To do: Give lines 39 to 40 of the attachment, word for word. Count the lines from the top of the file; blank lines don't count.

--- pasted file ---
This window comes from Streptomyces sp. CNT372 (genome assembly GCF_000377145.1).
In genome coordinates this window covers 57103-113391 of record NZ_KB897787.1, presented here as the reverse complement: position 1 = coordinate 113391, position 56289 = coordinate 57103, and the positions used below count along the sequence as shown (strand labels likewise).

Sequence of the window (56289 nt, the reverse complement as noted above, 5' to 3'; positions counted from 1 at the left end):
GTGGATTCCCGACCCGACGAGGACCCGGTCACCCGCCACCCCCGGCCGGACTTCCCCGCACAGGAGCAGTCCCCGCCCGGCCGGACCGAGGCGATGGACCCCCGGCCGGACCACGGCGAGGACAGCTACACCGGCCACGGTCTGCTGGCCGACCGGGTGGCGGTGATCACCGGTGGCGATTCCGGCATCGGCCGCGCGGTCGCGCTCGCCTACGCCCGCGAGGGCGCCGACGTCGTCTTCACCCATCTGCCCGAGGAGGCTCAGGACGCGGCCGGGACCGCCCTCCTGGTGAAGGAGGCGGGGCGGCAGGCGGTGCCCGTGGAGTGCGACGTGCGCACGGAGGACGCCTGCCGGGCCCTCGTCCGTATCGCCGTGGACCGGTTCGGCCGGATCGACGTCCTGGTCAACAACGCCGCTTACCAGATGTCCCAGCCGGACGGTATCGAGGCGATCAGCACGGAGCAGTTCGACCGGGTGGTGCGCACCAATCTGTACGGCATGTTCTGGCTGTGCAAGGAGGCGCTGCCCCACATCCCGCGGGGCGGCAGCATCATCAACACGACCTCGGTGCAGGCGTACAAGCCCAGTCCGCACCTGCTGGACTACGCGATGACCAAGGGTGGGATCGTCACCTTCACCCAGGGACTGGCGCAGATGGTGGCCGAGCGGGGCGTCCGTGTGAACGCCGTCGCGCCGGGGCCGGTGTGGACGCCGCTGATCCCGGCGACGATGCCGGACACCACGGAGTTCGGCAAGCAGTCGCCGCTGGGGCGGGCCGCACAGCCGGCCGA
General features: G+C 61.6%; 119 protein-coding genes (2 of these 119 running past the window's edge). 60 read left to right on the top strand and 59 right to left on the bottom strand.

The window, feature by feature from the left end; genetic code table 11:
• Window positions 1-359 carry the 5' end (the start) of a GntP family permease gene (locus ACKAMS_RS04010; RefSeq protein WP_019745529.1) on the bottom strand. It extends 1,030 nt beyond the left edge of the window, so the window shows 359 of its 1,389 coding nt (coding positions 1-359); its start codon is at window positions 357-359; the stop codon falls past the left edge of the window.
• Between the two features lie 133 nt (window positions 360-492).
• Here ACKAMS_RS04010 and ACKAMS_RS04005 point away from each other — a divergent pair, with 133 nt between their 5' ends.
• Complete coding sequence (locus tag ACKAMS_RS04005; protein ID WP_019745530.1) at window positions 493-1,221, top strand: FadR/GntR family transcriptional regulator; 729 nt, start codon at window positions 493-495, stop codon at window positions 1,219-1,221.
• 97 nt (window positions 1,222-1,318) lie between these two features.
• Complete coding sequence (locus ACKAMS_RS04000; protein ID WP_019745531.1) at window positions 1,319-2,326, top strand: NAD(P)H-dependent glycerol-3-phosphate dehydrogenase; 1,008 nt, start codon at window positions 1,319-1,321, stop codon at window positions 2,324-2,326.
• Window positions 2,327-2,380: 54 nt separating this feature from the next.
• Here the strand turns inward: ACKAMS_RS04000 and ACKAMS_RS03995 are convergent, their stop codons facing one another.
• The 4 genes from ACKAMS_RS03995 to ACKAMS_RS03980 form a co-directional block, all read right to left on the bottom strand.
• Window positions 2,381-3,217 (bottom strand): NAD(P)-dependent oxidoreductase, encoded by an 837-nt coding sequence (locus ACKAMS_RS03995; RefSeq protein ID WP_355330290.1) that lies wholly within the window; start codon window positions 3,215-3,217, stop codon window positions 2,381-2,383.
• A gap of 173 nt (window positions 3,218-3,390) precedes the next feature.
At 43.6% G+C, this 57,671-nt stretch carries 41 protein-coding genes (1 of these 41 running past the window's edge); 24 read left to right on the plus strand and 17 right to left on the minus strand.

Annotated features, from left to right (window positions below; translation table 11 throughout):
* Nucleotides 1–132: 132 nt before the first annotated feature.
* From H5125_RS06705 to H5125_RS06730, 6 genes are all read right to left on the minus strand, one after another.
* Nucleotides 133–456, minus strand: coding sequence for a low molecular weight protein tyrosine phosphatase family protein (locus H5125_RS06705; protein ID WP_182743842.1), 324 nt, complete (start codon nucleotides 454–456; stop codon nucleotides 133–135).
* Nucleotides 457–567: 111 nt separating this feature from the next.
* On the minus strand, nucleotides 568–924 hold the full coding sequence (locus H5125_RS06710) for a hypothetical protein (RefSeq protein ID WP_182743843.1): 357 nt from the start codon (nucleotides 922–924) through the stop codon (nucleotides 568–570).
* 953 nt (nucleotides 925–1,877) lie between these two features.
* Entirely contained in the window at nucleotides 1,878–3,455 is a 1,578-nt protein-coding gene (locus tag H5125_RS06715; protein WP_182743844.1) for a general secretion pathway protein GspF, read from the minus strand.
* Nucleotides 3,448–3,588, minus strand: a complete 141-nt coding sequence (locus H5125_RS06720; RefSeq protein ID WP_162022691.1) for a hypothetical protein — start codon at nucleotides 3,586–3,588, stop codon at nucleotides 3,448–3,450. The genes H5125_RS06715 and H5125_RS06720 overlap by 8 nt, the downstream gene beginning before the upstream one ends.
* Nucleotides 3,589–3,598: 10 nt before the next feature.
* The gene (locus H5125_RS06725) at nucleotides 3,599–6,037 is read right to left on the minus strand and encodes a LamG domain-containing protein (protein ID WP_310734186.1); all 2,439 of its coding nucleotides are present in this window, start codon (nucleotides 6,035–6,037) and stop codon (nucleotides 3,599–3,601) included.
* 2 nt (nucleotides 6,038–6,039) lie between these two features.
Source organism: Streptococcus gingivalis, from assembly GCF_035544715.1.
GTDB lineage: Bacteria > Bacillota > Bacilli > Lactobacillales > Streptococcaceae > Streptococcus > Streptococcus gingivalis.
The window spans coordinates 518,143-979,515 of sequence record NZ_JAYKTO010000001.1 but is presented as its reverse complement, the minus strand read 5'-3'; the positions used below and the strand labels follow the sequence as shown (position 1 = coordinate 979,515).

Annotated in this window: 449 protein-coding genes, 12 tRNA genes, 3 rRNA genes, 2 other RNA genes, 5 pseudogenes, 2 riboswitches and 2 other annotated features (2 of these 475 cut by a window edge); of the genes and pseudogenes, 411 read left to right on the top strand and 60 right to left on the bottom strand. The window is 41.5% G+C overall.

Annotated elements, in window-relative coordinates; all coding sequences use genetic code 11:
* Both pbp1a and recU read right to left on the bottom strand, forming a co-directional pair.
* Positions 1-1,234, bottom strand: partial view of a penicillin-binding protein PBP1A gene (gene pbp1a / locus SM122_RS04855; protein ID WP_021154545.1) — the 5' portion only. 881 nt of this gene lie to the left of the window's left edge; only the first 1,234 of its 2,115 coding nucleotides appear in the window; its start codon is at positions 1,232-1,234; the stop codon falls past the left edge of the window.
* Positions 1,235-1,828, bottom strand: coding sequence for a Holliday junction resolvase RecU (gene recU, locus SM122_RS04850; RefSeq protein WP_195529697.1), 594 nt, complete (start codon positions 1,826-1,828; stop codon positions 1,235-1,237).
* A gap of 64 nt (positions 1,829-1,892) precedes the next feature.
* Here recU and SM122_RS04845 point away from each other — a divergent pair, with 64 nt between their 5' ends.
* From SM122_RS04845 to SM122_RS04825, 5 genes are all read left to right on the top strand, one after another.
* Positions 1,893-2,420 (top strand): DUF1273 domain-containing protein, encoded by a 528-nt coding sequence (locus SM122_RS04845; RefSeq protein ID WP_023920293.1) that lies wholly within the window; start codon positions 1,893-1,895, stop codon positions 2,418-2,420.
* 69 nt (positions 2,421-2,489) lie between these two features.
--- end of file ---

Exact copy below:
* A gap of 64 nt (positions 1,829-1,892) precedes the next feature.
* Here recU and SM122_RS04845 point away from each other — a divergent pair, with 64 nt between their 5' ends.